Enough of this politics, let’s talk for a moment about something really important – poetry - public poetry.
Last week I attended the launch of a poetry trail at Llanfihangel Genau’r Glyn, more commonly known as Llandre, a few miles north of Aberystwyth. It was a well-attended, distinctively Welsh event, filmed by S4C, to launch a quarter-mile woodland path. Along the path is interspersed verses of poetry on display boards written by people who live in, have lived in or have connections to the village. Opened by Jim Parc Nest, Archdruid of the Gorsedd of Bards, the chosen lines include pieces in both Welsh and English from people like Eisteddfod Chair winner Huw Meirion Edwards and Greg Hill.
On the way home I thought of the lines of poetry recently embedded on Aberystwyth Promenade (see photo) as a small part of the Prom Regeneration Area scheme. The idea is that people will read these and dream as they gaze out across the sea.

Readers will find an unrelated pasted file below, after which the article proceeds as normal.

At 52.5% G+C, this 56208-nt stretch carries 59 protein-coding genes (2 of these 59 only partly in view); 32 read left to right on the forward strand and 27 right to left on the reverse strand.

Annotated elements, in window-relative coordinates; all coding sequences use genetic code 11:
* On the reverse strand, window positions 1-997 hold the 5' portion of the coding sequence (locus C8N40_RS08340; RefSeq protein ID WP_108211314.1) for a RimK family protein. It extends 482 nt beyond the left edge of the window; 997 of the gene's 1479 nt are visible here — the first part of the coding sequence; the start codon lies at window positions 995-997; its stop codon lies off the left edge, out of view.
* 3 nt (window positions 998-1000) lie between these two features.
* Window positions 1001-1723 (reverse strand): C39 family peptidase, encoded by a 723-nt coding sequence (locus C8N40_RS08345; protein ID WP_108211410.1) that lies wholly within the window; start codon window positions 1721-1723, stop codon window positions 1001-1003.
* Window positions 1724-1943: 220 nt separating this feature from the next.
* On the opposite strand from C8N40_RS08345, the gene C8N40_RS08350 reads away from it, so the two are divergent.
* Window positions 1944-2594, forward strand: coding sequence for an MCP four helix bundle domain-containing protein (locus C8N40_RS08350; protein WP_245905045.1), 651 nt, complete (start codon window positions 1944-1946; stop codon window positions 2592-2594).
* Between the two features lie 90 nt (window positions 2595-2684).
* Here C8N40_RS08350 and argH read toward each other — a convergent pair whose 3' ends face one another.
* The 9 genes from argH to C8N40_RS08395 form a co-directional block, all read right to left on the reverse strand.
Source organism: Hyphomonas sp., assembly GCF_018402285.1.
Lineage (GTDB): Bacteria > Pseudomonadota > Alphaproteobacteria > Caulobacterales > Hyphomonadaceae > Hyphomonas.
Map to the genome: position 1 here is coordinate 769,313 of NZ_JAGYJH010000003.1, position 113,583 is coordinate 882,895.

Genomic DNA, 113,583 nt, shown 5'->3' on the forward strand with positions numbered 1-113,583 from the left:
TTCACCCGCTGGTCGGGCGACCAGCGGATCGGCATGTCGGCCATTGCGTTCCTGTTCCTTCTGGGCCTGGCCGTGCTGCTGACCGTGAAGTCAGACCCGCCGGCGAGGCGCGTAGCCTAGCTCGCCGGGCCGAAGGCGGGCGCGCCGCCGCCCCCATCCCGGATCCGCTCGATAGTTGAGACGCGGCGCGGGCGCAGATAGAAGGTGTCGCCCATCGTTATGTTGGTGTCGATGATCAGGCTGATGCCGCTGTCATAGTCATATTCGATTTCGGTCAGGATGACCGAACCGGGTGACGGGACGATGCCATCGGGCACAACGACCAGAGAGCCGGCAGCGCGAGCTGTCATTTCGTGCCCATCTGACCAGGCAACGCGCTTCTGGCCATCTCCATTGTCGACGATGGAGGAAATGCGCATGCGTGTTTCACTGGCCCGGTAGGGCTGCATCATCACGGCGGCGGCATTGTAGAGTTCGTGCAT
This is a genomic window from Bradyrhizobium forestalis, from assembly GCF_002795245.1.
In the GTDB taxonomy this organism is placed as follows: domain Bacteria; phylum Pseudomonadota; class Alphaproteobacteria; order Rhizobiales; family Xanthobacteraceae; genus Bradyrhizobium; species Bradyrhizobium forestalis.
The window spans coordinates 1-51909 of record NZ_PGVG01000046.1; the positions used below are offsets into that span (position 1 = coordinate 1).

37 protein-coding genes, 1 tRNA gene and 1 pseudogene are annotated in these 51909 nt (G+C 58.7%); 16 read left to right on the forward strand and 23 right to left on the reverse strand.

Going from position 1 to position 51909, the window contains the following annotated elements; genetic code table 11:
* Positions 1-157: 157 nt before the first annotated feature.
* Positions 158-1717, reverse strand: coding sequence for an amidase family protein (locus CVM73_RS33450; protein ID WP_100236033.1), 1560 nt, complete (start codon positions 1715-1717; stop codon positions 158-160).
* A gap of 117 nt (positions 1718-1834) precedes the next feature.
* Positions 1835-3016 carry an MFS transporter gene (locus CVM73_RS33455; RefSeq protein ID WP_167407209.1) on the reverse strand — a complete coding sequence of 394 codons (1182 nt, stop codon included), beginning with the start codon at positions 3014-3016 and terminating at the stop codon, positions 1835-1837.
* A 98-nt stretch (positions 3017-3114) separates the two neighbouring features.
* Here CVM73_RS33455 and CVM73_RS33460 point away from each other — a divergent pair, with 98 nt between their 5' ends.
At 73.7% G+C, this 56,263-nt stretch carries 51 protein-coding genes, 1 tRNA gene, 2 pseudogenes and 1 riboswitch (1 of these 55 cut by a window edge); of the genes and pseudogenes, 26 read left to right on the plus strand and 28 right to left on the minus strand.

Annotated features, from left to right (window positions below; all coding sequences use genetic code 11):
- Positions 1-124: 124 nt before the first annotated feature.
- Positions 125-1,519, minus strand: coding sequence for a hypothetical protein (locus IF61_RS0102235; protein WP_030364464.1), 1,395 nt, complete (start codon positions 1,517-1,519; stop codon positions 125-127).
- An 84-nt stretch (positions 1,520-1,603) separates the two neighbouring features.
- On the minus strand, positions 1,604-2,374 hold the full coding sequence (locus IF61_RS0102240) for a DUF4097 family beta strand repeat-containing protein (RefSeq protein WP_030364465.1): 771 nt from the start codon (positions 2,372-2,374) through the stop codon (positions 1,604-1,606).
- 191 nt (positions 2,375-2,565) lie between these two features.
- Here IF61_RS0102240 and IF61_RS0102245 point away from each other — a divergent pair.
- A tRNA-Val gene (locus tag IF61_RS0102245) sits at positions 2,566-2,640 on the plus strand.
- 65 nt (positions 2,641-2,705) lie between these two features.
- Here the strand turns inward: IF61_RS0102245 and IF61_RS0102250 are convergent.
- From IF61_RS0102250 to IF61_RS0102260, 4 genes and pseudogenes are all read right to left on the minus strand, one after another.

On the other side of town, many of the corridor walls in Bronglais Hospital offer random lines of poetry. These were sponsored by the Arts in Health project Haul and written by the poets Elin ap Hywel and David Hart in response to their experiences at the hospital.
Put together, these projects begin to form a theme that acknowledges the value of poetry in the Aberystwyth area, where many writers live and where the National Library looks down on us from Penglais Hill. If this public poetry occasionally triggers the contemplative side of our minds and helps us to briefly step back from the material world then it will have done us all a service.
"Machlud tawel, halen yn yr awel" translates into English as, "Quiet sunset, salt in the breeze".